My answer was collapsed for violating Quora’s “Be Nice, Be Respectful” policy. Mr. MacDonald’s is still up.
Slightly scatalogical. You’ve been warned.
This is not my story. If it had been, I’m not sure I’d be telling it.
I had a dinner date at a very fancy restaurant. About halfway through the meal, my body informed me that I needed to make a bathroom run – quick. I excused myself and made a beeline for the Men’s Room at not quite a sprint, but I was moving with determination.
As I entered, I rapidly surveyed the space: Double vanity, two urinals, and two toilets stalls. No other customer. Unbuckling my belt as I quickly strode to the nearest stall, I managed to get my pants and underwear around my ankles and sat down just as I ripped off a ten-second porcelain-shattering wet fart. I even impressed myself. But as the echoes faded, I heard the bathroom door shut. Someone else had entered in the middle of my performance.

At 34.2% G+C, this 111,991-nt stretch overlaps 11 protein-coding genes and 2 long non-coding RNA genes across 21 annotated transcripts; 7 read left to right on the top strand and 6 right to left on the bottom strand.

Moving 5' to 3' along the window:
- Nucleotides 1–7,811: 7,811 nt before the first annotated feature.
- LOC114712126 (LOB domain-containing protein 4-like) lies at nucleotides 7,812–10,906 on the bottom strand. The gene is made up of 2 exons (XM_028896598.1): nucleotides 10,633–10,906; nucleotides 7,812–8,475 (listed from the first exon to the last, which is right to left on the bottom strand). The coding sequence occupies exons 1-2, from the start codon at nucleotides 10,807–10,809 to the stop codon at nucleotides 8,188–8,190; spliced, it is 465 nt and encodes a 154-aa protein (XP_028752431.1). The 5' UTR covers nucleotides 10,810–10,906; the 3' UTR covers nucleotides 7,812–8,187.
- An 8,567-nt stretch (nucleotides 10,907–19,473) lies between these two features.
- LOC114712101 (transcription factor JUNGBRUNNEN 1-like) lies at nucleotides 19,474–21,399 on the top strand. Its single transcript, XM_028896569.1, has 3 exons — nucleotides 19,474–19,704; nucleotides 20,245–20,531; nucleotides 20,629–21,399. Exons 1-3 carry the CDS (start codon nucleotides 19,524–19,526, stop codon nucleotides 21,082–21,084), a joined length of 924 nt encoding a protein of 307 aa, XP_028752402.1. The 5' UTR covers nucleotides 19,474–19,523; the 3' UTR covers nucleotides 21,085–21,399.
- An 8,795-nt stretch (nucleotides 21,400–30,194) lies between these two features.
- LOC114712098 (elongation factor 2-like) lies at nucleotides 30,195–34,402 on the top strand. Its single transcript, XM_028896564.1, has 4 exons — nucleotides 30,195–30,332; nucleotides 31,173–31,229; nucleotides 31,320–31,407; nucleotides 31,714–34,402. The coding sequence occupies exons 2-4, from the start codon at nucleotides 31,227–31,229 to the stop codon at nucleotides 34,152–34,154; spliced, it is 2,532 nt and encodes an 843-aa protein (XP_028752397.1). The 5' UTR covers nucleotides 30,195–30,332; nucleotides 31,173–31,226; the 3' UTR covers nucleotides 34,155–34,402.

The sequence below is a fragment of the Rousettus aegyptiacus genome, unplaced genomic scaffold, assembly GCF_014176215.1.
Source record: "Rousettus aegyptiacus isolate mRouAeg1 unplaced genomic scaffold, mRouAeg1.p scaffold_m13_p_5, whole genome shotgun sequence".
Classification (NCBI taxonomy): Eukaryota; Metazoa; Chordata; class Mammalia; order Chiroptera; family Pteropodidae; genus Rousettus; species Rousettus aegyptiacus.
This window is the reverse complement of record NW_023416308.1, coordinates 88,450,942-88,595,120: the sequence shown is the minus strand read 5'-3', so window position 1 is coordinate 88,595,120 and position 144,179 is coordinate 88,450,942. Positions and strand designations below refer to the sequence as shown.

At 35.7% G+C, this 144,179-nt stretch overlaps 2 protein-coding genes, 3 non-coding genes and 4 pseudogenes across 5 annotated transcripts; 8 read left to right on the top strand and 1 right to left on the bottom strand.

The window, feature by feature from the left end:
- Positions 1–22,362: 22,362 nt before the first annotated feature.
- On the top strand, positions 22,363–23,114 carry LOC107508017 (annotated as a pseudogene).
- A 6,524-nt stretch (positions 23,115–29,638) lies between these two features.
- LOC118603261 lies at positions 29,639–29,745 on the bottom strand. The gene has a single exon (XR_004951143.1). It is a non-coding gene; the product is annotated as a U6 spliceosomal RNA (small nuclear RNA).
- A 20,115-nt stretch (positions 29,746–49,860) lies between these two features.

I was mortified. A couple of seconds of silence ensued, then I heard the door on the stall next to mine close, and a voice akin to a movie announcers reverberated off the tiled walls:
“Player Two Has Entered the Game.”
I need to start reading The Bleat regularly again. Today’s gem comes from today’s post:
My favorite term is “free-dumbs,” which marks the latest continuation of the word “freedom” as a signifier of idiocy. At some point “liberty” fell into disfavor with these people, because the wrong people were insisting that it applied to them as well.